And it is that slow burning campaign and the magic that she weaves of Anna’s that is the real story of the novel. For, you see, Anna realizes that to tangle with Merlin, she needs to become someone else, and so she crafts a magic that allows her to slip into another person, a new person, a person who might get close enough to Merlin in order to exact her retribution.
You already know the name, if you’ve read the Arthurian mythos. Anna creates, and inhabits a young woman named Nimue.
The author relishes in Anna/Nimue’s world and her, THEIR, interactions with the characters and giving us a full and rich picture of her life, but the novel has a slow and building tempo that accelerates as Anna’s goals start to become within reach. But as Anna and Nimue continue their slow approach, the boundaries between the two become blurred and just who really is the real person, the real force at court becomes not at all clear, even for Nimue supposedly being Anna’s servant. The use of point of view, switching between Anna’s first person and Nimue’s third person, is a masterful use of language to their stories as they wind up their plot.
Along that way, intersecting stories of the rest of the Court, come in and out. This feels like the inverse of a typical Arthurian novel, where Arthur and Gwen are a center and side characters’ stories intersect tangentially with theirs. Here, the tangents are elements of the Arthurian mythos that are more typically foregrounded. The novel spans years, decades, even in this under-represented pair of perspectives and Barron makes Carelon and it’s cast of characters seem as new and untrodden as when I first saw the banners of the knights of the Round Table at the Metropolitan Museum of Art Arms and Armor wing and asked what they were. That is no mean feat.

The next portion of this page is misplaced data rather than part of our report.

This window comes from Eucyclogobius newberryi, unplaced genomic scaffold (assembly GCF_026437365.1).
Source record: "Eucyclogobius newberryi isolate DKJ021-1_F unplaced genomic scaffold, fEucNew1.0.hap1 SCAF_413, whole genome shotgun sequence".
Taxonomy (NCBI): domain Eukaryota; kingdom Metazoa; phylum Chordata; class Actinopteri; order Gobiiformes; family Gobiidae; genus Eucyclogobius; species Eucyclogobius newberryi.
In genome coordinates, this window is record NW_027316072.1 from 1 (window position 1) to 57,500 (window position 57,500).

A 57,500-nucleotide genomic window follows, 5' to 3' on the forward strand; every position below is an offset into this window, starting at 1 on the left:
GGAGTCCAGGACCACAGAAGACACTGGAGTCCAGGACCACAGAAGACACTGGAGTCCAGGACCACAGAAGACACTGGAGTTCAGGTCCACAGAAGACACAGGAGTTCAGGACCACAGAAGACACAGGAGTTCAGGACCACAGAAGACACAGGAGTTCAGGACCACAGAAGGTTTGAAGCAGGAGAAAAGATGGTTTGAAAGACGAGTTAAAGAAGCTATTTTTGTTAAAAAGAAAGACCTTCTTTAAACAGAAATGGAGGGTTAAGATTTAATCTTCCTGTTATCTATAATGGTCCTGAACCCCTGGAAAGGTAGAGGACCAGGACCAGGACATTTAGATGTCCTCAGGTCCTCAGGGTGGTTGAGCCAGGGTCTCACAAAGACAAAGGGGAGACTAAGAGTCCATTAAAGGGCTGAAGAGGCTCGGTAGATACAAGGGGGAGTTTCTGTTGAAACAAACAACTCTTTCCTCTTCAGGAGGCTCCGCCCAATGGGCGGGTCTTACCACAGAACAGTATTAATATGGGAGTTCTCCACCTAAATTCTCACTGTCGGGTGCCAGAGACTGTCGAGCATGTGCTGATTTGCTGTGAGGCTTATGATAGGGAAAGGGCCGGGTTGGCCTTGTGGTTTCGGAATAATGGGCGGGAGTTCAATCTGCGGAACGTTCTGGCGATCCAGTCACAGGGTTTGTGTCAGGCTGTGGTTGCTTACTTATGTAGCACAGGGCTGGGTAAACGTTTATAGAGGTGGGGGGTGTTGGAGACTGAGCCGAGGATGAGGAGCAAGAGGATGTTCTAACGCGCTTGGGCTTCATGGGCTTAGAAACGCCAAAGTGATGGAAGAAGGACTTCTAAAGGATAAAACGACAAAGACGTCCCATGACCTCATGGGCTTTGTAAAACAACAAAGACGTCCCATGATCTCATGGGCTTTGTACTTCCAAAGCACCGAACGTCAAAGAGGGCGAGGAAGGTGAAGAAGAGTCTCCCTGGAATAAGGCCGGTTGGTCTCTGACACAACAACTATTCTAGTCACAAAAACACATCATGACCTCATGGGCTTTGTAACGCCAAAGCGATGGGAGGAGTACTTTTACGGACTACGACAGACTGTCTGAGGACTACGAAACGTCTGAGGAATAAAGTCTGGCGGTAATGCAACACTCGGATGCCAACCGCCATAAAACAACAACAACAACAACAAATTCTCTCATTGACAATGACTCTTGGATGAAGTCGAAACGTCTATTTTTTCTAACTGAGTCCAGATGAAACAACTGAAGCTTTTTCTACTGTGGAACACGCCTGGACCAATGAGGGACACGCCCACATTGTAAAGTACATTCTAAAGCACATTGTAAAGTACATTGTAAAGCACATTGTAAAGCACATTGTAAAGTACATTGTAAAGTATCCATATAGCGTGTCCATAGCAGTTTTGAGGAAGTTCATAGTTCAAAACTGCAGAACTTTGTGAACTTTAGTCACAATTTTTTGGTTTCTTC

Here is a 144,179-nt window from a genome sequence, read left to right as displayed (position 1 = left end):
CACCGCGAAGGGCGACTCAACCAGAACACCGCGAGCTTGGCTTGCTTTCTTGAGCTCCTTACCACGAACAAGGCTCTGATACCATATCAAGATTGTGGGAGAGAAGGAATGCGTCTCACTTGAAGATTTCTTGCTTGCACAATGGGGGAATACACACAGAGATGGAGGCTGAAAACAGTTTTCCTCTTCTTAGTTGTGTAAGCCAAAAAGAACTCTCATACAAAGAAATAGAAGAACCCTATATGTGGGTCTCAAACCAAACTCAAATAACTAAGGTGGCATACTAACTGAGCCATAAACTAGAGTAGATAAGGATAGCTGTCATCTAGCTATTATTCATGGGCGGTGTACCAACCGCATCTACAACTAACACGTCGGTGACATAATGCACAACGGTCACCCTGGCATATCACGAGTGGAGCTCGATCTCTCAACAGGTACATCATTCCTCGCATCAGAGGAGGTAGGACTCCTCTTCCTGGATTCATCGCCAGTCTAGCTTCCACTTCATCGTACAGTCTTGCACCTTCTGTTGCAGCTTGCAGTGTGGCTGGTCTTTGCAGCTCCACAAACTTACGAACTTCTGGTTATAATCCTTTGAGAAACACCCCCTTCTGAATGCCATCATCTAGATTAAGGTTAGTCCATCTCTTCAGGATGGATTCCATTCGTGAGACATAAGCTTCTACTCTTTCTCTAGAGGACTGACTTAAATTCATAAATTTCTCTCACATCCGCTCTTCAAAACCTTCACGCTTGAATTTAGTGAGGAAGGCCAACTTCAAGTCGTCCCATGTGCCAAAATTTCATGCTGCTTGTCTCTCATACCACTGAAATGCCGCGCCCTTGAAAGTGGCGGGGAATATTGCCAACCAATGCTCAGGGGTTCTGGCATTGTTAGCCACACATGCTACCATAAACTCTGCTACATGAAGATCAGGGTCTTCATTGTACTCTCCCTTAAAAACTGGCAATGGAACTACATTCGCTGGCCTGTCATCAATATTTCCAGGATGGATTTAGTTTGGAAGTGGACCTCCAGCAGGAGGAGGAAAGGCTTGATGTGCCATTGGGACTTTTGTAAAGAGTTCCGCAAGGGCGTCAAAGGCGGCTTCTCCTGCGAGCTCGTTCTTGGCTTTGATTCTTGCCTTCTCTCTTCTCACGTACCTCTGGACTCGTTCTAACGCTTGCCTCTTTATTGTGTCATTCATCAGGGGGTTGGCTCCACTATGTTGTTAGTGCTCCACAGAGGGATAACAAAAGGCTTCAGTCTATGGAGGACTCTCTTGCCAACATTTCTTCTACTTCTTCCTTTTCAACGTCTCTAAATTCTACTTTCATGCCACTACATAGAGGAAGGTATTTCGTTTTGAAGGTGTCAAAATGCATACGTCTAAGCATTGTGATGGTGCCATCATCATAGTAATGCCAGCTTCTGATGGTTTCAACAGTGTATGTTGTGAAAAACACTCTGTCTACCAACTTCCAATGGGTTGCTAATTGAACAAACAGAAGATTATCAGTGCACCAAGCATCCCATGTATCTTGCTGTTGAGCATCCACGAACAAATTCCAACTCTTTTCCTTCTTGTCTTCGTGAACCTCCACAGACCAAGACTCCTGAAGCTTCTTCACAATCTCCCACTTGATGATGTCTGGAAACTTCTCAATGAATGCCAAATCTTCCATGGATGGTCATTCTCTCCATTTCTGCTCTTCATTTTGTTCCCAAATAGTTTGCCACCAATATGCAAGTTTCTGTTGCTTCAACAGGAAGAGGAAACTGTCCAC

Baseline Assessment: 7/10
Bonuses: +1 for a unique and amazingly vivid perspective on Arthuriana that rewards readers familiar with the mythos.
+1 for excellent use of language and point of view to immerse the reader into the characters and story.
Penalties: -1 Novel pacing is decidedly draggy in parts.
Nerd Coefficient: 8/10 well worth your time and attention
POSTED BY: Paul Weimer. Ubiquitous in Shadow, but I’m just this guy, you know? @princejvstin.
Reference: Barron, Natania. The Queen of None [Vernacular Books 2021]